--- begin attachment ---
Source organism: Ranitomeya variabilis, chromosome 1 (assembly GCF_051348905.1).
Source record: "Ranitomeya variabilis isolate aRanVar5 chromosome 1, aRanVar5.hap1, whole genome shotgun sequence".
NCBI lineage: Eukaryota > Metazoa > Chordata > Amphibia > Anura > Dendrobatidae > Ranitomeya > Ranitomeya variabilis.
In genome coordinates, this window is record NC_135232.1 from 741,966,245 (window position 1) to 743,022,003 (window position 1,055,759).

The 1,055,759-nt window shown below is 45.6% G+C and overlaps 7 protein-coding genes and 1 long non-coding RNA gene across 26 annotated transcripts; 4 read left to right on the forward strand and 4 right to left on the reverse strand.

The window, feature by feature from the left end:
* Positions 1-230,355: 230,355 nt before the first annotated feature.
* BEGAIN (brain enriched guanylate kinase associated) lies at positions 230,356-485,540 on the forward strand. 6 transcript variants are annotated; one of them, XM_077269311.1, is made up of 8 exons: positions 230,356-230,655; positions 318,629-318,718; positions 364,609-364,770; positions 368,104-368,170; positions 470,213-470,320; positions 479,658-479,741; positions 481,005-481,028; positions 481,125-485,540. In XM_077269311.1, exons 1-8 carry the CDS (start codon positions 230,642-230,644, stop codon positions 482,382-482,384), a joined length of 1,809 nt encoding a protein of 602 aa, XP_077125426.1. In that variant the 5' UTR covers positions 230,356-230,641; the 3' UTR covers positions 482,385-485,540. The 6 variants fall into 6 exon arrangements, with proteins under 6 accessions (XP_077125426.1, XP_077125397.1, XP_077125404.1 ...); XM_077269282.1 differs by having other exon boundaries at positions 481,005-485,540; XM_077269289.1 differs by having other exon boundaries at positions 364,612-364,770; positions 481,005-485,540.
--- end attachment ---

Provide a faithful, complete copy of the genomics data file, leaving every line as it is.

Source organism: Ranitomeya variabilis, chromosome 1 (assembly GCF_051348905.1).
Source record: "Ranitomeya variabilis isolate aRanVar5 chromosome 1, aRanVar5.hap1, whole genome shotgun sequence".
NCBI lineage: Eukaryota > Metazoa > Chordata > Amphibia > Anura > Dendrobatidae > Ranitomeya > Ranitomeya variabilis.
In genome coordinates, this window is record NC_135232.1 from 741,966,245 (window position 1) to 743,022,003 (window position 1,055,759).

The 1,055,759-nt window shown below is 45.6% G+C and overlaps 7 protein-coding genes and 1 long non-coding RNA gene across 26 annotated transcripts; 4 read left to right on the forward strand and 4 right to left on the reverse strand.

The window, feature by feature from the left end:
* Positions 1-230,355: 230,355 nt before the first annotated feature.
* BEGAIN (brain enriched guanylate kinase associated) lies at positions 230,356-485,540 on the forward strand. 6 transcript variants are annotated; one of them, XM_077269311.1, is made up of 8 exons: positions 230,356-230,655; positions 318,629-318,718; positions 364,609-364,770; positions 368,104-368,170; positions 470,213-470,320; positions 479,658-479,741; positions 481,005-481,028; positions 481,125-485,540. In XM_077269311.1, exons 1-8 carry the CDS (start codon positions 230,642-230,644, stop codon positions 482,382-482,384), a joined length of 1,809 nt encoding a protein of 602 aa, XP_077125426.1. In that variant the 5' UTR covers positions 230,356-230,641; the 3' UTR covers positions 482,385-485,540. The 6 variants fall into 6 exon arrangements, with proteins under 6 accessions (XP_077125426.1, XP_077125397.1, XP_077125404.1 ...); XM_077269282.1 differs by having other exon boundaries at positions 481,005-485,540; XM_077269289.1 differs by having other exon boundaries at positions 364,612-364,770; positions 481,005-485,540.